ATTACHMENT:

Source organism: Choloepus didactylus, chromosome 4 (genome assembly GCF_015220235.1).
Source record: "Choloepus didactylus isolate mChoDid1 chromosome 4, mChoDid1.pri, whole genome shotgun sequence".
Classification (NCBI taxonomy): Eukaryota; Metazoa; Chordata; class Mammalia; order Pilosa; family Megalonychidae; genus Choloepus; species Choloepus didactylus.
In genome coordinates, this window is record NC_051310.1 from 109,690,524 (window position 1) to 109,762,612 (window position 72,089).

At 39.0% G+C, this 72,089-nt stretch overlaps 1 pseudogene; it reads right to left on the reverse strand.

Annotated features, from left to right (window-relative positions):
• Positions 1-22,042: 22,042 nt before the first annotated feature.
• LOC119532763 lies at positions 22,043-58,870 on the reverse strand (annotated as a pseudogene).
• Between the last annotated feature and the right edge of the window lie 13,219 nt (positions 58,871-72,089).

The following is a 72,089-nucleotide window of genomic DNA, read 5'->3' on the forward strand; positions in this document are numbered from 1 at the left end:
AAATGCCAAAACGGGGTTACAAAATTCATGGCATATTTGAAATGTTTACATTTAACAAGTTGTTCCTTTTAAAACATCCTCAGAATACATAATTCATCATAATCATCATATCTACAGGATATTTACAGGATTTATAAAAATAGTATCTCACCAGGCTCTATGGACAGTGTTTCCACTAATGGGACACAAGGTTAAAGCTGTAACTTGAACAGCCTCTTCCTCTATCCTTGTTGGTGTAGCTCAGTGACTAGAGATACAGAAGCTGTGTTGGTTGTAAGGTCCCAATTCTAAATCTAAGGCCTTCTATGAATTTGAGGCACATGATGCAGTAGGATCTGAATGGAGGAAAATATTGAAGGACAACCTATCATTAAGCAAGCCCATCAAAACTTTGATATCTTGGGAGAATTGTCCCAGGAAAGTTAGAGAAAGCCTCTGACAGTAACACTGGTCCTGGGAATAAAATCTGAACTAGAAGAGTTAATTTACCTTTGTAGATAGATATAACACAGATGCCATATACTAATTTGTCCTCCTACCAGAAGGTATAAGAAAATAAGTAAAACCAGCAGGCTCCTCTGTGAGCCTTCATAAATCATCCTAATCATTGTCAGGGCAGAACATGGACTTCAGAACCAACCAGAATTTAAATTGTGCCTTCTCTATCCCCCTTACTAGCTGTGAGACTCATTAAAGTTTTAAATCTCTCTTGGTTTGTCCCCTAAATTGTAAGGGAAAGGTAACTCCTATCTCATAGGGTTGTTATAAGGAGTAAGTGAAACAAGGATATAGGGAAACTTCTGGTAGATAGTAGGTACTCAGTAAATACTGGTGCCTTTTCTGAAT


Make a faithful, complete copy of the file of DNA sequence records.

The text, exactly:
Source organism: Choloepus didactylus, chromosome 4 (genome assembly GCF_015220235.1).
Source record: "Choloepus didactylus isolate mChoDid1 chromosome 4, mChoDid1.pri, whole genome shotgun sequence".
Classification (NCBI taxonomy): Eukaryota; Metazoa; Chordata; class Mammalia; order Pilosa; family Megalonychidae; genus Choloepus; species Choloepus didactylus.
In genome coordinates, this window is record NC_051310.1 from 109,690,524 (window position 1) to 109,762,612 (window position 72,089).

At 39.0% G+C, this 72,089-nt stretch overlaps 1 pseudogene; it reads right to left on the reverse strand.

Annotated features, from left to right (window-relative positions):
• Positions 1-22,042: 22,042 nt before the first annotated feature.
• LOC119532763 lies at positions 22,043-58,870 on the reverse strand (annotated as a pseudogene).
• Between the last annotated feature and the right edge of the window lie 13,219 nt (positions 58,871-72,089).

The following is a 72,089-nucleotide window of genomic DNA, read 5'->3' on the forward strand; positions in this document are numbered from 1 at the left end:
AAATGCCAAAACGGGGTTACAAAATTCATGGCATATTTGAAATGTTTACATTTAACAAGTTGTTCCTTTTAAAACATCCTCAGAATACATAATTCATCATAATCATCATATCTACAGGATATTTACAGGATTTATAAAAATAGTATCTCACCAGGCTCTATGGACAGTGTTTCCACTAATGGGACACAAGGTTAAAGCTGTAACTTGAACAGCCTCTTCCTCTATCCTTGTTGGTGTAGCTCAGTGACTAGAGATACAGAAGCTGTGTTGGTTGTAAGGTCCCAATTCTAAATCTAAGGCCTTCTATGAATTTGAGGCACATGATGCAGTAGGATCTGAATGGAGGAAAATATTGAAGGACAACCTATCATTAAGCAAGCCCATCAAAACTTTGATATCTTGGGAGAATTGTCCCAGGAAAGTTAGAGAAAGCCTCTGACAGTAACACTGGTCCTGGGAATAAAATCTGAACTAGAAGAGTTAATTTACCTTTGTAGATAGATATAACACAGATGCCATATACTAATTTGTCCTCCTACCAGAAGGTATAAGAAAATAAGTAAAACCAGCAGGCTCCTCTGTGAGCCTTCATAAATCATCCTAATCATTGTCAGGGCAGAACATGGACTTCAGAACCAACCAGAATTTAAATTGTGCCTTCTCTATCCCCCTTACTAGCTGTGAGACTCATTAAAGTTTTAAATCTCTCTTGGTTTGTCCCCTAAATTGTAAGGGAAAGGTAACTCCTATCTCATAGGGTTGTTATAAGGAGTAAGTGAAACAAGGATATAGGGAAACTTCTGGTAGATAGTAGGTACTCAGTAAATACTGGTGCCTTTTCTGAAT